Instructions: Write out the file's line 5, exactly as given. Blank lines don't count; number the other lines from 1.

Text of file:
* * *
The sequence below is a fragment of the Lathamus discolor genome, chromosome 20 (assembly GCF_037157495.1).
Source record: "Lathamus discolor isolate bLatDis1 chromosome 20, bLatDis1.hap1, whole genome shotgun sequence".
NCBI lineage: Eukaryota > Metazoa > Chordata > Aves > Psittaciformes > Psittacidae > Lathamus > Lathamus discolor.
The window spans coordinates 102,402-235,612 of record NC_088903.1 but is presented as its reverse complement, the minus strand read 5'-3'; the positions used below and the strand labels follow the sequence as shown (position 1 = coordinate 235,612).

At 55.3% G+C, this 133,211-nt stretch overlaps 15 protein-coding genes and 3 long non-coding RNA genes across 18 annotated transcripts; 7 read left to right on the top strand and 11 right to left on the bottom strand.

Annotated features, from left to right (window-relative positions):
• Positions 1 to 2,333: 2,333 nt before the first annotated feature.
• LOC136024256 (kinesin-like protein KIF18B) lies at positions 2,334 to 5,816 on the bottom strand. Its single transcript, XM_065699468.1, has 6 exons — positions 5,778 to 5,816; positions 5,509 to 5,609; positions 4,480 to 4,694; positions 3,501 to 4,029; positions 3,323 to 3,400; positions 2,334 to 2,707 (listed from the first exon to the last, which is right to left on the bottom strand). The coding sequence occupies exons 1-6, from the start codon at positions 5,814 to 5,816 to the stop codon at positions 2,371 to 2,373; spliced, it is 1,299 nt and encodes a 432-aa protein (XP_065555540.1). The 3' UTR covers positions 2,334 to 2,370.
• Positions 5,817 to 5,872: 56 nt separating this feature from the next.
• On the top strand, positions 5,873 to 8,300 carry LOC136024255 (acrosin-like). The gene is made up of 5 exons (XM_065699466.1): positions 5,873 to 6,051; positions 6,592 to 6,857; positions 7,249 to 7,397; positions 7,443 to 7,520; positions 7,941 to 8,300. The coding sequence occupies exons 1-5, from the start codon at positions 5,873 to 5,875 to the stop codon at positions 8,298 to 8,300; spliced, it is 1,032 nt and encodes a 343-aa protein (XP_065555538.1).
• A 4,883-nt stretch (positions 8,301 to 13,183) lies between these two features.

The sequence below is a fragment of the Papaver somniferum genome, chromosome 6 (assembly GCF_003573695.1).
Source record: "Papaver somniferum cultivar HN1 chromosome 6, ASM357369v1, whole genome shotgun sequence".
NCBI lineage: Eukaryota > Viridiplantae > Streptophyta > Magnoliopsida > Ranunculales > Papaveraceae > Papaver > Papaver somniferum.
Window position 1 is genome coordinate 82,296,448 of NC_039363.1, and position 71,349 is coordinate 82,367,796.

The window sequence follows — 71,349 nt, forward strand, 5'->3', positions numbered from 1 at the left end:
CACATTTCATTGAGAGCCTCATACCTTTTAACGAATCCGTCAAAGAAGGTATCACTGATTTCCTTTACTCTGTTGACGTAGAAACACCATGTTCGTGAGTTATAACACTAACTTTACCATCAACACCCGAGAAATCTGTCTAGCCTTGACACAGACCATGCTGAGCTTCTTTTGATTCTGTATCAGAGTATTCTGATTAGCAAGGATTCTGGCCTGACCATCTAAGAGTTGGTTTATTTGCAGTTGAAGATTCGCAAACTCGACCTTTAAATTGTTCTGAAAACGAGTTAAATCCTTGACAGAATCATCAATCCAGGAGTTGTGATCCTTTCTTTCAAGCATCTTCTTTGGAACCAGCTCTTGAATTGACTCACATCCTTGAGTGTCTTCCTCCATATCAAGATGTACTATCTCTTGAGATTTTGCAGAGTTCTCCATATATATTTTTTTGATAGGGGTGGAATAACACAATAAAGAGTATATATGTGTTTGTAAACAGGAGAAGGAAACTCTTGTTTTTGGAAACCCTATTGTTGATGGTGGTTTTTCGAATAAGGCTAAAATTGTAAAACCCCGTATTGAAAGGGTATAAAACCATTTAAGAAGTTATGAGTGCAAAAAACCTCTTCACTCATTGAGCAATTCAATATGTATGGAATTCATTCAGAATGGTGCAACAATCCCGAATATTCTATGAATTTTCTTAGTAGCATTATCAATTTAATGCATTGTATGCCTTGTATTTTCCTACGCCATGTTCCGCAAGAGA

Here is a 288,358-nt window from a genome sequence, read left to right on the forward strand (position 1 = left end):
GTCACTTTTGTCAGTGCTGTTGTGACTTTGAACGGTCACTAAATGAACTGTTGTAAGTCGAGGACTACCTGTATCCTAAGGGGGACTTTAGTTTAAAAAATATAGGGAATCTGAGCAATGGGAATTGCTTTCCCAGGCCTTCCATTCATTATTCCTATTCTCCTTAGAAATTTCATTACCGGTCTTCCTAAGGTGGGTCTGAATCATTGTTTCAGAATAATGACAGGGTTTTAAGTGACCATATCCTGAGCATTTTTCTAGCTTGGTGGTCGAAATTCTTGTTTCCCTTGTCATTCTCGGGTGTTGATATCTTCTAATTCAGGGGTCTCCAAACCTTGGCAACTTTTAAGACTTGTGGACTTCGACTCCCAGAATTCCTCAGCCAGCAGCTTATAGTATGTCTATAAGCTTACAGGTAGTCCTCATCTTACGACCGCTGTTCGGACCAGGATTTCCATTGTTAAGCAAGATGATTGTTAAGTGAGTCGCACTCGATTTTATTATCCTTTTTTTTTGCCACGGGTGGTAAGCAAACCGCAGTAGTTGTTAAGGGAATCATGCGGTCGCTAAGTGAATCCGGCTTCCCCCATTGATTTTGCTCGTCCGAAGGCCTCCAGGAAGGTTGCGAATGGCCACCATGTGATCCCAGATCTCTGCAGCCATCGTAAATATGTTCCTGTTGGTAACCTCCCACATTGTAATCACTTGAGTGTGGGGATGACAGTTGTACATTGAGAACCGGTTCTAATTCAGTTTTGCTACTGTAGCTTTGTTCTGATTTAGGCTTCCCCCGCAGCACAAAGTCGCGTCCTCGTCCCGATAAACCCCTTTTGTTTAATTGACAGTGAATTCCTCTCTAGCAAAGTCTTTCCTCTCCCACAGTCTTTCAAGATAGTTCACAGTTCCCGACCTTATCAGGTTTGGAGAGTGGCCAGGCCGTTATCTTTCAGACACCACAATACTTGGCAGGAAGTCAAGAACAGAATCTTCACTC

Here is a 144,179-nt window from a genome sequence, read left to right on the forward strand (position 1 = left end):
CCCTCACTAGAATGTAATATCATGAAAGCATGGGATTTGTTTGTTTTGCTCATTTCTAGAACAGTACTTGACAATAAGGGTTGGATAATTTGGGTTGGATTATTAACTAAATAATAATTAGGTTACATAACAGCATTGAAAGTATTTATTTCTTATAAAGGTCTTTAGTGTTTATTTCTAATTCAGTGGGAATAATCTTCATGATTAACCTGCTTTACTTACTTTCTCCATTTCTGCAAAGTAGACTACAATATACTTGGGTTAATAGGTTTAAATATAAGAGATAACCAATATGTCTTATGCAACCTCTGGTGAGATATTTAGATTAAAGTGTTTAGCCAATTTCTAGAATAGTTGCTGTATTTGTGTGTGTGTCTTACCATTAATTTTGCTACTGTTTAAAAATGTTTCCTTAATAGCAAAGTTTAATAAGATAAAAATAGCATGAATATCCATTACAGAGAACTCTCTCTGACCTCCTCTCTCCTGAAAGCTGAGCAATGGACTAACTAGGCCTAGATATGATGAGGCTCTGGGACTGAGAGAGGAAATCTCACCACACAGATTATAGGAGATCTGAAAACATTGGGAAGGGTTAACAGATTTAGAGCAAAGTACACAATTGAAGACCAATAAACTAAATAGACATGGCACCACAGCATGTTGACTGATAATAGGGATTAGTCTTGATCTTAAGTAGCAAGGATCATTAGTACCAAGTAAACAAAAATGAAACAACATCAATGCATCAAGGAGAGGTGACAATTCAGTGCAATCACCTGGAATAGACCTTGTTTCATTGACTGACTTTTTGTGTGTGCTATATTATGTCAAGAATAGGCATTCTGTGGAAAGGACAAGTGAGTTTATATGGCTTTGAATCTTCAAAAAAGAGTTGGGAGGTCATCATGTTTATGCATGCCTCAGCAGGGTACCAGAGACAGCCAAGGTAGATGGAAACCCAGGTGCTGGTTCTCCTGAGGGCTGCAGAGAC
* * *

At 55.3% G+C, this 133,211-nt stretch overlaps 15 protein-coding genes and 3 long non-coding RNA genes across 18 annotated transcripts; 7 read left to right on the top strand and 11 right to left on the bottom strand.